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Quick Questions: The Meaning of a Peppercorn Ground Rent

In The Oxford English Dictionary, the rather unique term, “peppercorn rent” is defined as “a low or minimal rent”. However, what is considered low or minimal can vary greatly. And where does the idea of a ‘peppercorn’ even come from anyway?

To make sense of it, we need to revisit the difference between leasehold and freehold ownership, and define what ground rent is and why that exists!

In England and Wales, properties are bought either as freehold or leasehold. The buyer of a freehold property has complete control over the home and the ground it is built on, whilst a leaseholder leases part of the property (usually an apartment or flat) from the freeholder.

And it is that right to land ownership that makes all the difference.

Land ownership and ground rent

In a freehold property, the ownership of the land belongs to the freeholder. Freeholders offer long leases to properties on their land for a specific period of years, which usually ranges from 99 to 125 years in some circumstances, but occasionally 999 years.

Flats are usually sold as leasehold and houses as freehold. Because flats share common spaces that must be maintained, they are frequently sold as leasehold properties so that a freeholder can take care of the building on behalf of the leaseholders. Freeholders will generally charge leaseholders a service charge to cover the building’s maintenance.

Within that agreement, the lease is the contract between the freeholder and the leaseholder that makes both parties aware of their rights, responsibilities, and obligations – one of which is ground rent. In return for occupying the property on its land, the freeholder will demand a ground rent from the leaseholder, which must be paid throughout the duration of the lease term as set forth in the lease.

And that leads us on to peppercorn rents.

What is peppercorn ground rent?

If a lease specifies peppercorn ground rent, it usually means that the leaseholder must provide the freeholder with one peppercorn (yes, the edible kind) each year as their rent. In reality, that means the leaseholder pays zero ground rent. Though it may seem an odd concept, there is a logical explanation behind its archaic origin.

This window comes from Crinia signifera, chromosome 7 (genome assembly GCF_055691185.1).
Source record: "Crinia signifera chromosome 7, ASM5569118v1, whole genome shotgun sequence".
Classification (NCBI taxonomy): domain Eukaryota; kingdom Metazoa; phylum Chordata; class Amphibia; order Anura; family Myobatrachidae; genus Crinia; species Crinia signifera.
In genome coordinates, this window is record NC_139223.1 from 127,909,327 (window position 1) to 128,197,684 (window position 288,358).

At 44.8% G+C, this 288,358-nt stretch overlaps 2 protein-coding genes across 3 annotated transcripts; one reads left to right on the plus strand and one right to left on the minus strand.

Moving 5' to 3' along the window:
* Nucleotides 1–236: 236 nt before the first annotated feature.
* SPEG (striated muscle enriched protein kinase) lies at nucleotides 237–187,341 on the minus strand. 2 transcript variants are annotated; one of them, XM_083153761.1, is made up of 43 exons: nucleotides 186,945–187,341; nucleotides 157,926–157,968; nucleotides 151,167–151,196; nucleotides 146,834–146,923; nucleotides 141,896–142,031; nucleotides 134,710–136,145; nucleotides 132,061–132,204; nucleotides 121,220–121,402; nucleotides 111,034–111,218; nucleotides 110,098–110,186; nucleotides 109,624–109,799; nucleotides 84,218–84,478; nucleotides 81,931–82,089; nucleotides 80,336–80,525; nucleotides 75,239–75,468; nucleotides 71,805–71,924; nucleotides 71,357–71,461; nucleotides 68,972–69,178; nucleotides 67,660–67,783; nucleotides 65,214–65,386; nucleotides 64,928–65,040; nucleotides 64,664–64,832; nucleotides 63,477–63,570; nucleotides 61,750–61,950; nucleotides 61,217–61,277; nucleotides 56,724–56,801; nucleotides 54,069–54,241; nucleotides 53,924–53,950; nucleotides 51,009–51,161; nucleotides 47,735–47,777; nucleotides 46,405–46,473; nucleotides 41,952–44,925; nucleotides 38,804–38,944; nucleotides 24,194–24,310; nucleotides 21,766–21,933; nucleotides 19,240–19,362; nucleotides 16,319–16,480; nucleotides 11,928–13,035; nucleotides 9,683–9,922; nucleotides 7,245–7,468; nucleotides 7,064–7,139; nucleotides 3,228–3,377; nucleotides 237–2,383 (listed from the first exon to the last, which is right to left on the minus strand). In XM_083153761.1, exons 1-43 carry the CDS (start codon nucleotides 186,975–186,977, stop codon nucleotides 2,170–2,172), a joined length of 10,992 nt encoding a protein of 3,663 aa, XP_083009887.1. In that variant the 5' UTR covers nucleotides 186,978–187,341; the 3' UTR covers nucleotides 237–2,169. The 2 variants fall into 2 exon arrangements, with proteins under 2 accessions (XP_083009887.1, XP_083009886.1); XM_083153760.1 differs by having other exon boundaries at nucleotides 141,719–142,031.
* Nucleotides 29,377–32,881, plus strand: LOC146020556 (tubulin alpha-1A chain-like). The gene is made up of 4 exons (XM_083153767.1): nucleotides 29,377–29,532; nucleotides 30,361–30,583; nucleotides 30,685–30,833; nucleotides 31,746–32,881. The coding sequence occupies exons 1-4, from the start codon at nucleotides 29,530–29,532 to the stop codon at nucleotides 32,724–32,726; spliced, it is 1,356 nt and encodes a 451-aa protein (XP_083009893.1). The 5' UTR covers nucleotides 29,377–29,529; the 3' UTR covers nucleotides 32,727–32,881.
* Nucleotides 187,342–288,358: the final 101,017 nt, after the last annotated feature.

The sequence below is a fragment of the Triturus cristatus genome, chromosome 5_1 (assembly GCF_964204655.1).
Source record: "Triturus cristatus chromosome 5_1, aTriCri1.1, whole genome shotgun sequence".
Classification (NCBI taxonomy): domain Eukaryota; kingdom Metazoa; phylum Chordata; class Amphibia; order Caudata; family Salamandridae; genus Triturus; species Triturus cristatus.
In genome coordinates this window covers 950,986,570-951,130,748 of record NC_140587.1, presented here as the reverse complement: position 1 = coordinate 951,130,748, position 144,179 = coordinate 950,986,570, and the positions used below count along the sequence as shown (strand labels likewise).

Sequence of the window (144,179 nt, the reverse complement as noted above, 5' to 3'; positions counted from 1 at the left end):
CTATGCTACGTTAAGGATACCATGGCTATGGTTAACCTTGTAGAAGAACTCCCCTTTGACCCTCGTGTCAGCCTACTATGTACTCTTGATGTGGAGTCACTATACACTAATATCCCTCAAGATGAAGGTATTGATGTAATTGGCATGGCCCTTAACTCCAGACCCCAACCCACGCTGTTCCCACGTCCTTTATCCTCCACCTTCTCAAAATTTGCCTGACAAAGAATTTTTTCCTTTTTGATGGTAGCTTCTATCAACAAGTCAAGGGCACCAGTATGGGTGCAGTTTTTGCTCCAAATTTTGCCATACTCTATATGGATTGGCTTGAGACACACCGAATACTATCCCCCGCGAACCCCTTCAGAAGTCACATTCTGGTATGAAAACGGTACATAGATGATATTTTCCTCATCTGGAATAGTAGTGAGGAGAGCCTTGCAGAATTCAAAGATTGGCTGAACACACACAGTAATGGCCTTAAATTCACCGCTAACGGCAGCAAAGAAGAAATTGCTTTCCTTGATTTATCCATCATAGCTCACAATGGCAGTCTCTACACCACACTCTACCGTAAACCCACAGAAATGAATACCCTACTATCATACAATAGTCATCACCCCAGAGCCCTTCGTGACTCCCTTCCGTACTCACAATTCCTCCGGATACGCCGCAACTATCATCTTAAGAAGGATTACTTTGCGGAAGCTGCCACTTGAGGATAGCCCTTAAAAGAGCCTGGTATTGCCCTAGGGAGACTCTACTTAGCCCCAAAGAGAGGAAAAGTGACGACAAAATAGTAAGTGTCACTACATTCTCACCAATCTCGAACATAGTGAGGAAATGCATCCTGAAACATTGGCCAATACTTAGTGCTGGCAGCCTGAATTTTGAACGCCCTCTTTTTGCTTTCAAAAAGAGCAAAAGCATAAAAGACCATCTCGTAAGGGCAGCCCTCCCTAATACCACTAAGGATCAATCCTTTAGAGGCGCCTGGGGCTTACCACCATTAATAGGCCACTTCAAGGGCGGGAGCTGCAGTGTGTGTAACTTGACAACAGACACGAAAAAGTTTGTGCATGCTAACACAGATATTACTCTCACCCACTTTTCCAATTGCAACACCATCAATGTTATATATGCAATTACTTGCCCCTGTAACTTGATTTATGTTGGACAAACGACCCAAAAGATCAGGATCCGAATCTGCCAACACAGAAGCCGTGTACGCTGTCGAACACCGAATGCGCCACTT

How does peppercorn rent work?

Ground rent varies depending on the type of property and its location, but on average, owners of leasehold properties pay anywhere between £300 and £700 ground rent per annum (though there are situations where Ground Rent can exceed £1m!).

Ground rents can be set for the entire term of a lease, but some modern leases include escalating ground rentals. These enable the freeholder to raise the rent paid by a certain amount and at a specific time frame, usually in line with inflation.

However, there are times when the leaseholder pays a significantly lower ground rent. This is most often seen in older leases that have not been updated to reflect inflation, and in those leases it’s often possible that the amount of rent owed is a very small cash payment – for example £1 to £10 – so freeholders won’t bother to collect it.

Because the aforementioned minimal ground rents are so low that freeholders won’t find much value in collecting it, it might make more sense to set the ground rent to zero in the lease.

However, that isn’t a legally binding contract. For a lease to be seen as a legal contract, each side (the landlord and tenant) has to provide “consideration”, which means the freeholder and leaseholder must exchange something of value to the other party.

In the past, peppercorns were considered as the least valuable item that still had some monetary value – and so the term stuck. One peppercorn would be deemed as valuable enough to validate the lease contract, and so serves as a token or nominal rent.

Is peppercorn rent the same as ground rent?

Yes, peppercorn rents are the same as ground rents. If the amount is minimal they are considered to be token or nominal rents, which is where the term “peppercorn rent” comes into play.

Read up on the latest to do with the abolishment of ground rent

Likewise, if a leaseholder extends their lease to a long lease under the 1993 Housing and Urban Development Act, they are only required to pay a ‘peppercorn rent’ – effectively a ground rent of nothing. If a lease is renegotiated, the leaseholder can only obtain a 90-year extension and be entitled to peppercorn ground rent if they have resided in the property for two or more years, otherwise they don’t qualify for a lease extension.

Lease or Freeholder?

If you own the freehold of your building, you can reduce your ground rent to a peppercorn if you so wish. It’s just one of the advantages of taking control of your building. Contact us for a quick no-obligation chat to start your journey to freehold ownership or try our new freehold calculator for an accurate estimation of the value of your freehold.